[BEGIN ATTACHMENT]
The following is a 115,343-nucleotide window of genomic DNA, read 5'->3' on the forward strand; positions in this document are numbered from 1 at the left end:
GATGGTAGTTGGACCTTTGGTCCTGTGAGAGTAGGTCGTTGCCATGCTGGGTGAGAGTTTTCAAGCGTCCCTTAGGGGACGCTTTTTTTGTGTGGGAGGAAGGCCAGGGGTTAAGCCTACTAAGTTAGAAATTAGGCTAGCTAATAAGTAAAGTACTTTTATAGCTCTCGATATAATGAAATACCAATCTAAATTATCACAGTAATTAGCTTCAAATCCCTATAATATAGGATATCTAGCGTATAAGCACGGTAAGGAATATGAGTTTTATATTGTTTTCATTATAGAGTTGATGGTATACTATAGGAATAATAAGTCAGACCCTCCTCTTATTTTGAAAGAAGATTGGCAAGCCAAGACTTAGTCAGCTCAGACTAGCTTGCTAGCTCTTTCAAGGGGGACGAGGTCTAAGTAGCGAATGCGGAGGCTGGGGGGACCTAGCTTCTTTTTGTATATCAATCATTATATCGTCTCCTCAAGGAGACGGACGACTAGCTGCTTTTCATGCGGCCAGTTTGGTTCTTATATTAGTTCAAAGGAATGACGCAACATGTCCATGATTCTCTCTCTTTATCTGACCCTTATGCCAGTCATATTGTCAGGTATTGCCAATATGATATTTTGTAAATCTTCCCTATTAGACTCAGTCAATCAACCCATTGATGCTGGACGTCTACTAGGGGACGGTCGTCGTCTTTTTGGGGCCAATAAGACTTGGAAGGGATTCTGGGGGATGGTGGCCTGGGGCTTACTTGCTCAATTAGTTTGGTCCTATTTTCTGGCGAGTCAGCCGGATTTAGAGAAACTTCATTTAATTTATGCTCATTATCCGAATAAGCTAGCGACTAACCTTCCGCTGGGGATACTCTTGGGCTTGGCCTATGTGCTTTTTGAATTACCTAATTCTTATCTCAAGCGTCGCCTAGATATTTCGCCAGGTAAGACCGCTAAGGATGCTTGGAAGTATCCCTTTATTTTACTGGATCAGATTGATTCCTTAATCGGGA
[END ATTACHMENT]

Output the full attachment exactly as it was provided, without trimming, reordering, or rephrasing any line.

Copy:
The following is a 115,343-nucleotide window of genomic DNA, read 5'->3' on the forward strand; positions in this document are numbered from 1 at the left end:
GATGGTAGTTGGACCTTTGGTCCTGTGAGAGTAGGTCGTTGCCATGCTGGGTGAGAGTTTTCAAGCGTCCCTTAGGGGACGCTTTTTTTGTGTGGGAGGAAGGCCAGGGGTTAAGCCTACTAAGTTAGAAATTAGGCTAGCTAATAAGTAAAGTACTTTTATAGCTCTCGATATAATGAAATACCAATCTAAATTATCACAGTAATTAGCTTCAAATCCCTATAATATAGGATATCTAGCGTATAAGCACGGTAAGGAATATGAGTTTTATATTGTTTTCATTATAGAGTTGATGGTATACTATAGGAATAATAAGTCAGACCCTCCTCTTATTTTGAAAGAAGATTGGCAAGCCAAGACTTAGTCAGCTCAGACTAGCTTGCTAGCTCTTTCAAGGGGGACGAGGTCTAAGTAGCGAATGCGGAGGCTGGGGGGACCTAGCTTCTTTTTGTATATCAATCATTATATCGTCTCCTCAAGGAGACGGACGACTAGCTGCTTTTCATGCGGCCAGTTTGGTTCTTATATTAGTTCAAAGGAATGACGCAACATGTCCATGATTCTCTCTCTTTATCTGACCCTTATGCCAGTCATATTGTCAGGTATTGCCAATATGATATTTTGTAAATCTTCCCTATTAGACTCAGTCAATCAACCCATTGATGCTGGACGTCTACTAGGGGACGGTCGTCGTCTTTTTGGGGCCAATAAGACTTGGAAGGGATTCTGGGGGATGGTGGCCTGGGGCTTACTTGCTCAATTAGTTTGGTCCTATTTTCTGGCGAGTCAGCCGGATTTAGAGAAACTTCATTTAATTTATGCTCATTATCCGAATAAGCTAGCGACTAACCTTCCGCTGGGGATACTCTTGGGCTTGGCCTATGTGCTTTTTGAATTACCTAATTCTTATCTCAAGCGTCGCCTAGATATTTCGCCAGGTAAGACCGCTAAGGATGCTTGGAAGTATCCCTTTATTTTACTGGATCAGATTGATTCCTTAATCGGGA